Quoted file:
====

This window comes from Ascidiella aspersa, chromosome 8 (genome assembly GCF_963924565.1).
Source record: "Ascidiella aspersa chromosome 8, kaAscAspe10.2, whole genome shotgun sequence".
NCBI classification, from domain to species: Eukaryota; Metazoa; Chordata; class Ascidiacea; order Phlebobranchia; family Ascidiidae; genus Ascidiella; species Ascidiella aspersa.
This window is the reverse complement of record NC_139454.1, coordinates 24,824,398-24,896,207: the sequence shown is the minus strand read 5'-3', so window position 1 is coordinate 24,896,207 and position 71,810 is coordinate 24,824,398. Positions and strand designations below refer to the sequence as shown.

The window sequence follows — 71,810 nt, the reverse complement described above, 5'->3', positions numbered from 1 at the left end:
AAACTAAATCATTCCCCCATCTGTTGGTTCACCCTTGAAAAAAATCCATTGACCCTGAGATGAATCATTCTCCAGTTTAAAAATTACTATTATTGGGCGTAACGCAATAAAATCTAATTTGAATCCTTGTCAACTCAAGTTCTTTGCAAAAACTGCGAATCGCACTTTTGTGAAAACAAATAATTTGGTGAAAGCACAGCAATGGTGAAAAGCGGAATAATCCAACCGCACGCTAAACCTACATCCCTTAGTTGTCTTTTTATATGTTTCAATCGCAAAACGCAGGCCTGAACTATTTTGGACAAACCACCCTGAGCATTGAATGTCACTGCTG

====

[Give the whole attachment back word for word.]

This window comes from Ascidiella aspersa, chromosome 8 (genome assembly GCF_963924565.1).
Source record: "Ascidiella aspersa chromosome 8, kaAscAspe10.2, whole genome shotgun sequence".
NCBI classification, from domain to species: Eukaryota; Metazoa; Chordata; class Ascidiacea; order Phlebobranchia; family Ascidiidae; genus Ascidiella; species Ascidiella aspersa.
This window is the reverse complement of record NC_139454.1, coordinates 24,824,398-24,896,207: the sequence shown is the minus strand read 5'-3', so window position 1 is coordinate 24,896,207 and position 71,810 is coordinate 24,824,398. Positions and strand designations below refer to the sequence as shown.

The window sequence follows — 71,810 nt, the reverse complement described above, 5'->3', positions numbered from 1 at the left end:
AAACTAAATCATTCCCCCATCTGTTGGTTCACCCTTGAAAAAAATCCATTGACCCTGAGATGAATCATTCTCCAGTTTAAAAATTACTATTATTGGGCGTAACGCAATAAAATCTAATTTGAATCCTTGTCAACTCAAGTTCTTTGCAAAAACTGCGAATCGCACTTTTGTGAAAACAAATAATTTGGTGAAAGCACAGCAATGGTGAAAAGCGGAATAATCCAACCGCACGCTAAACCTACATCCCTTAGTTGTCTTTTTATATGTTTCAATCGCAAAACGCAGGCCTGAACTATTTTGGACAAACCACCCTGAGCATTGAATGTCACTGCTG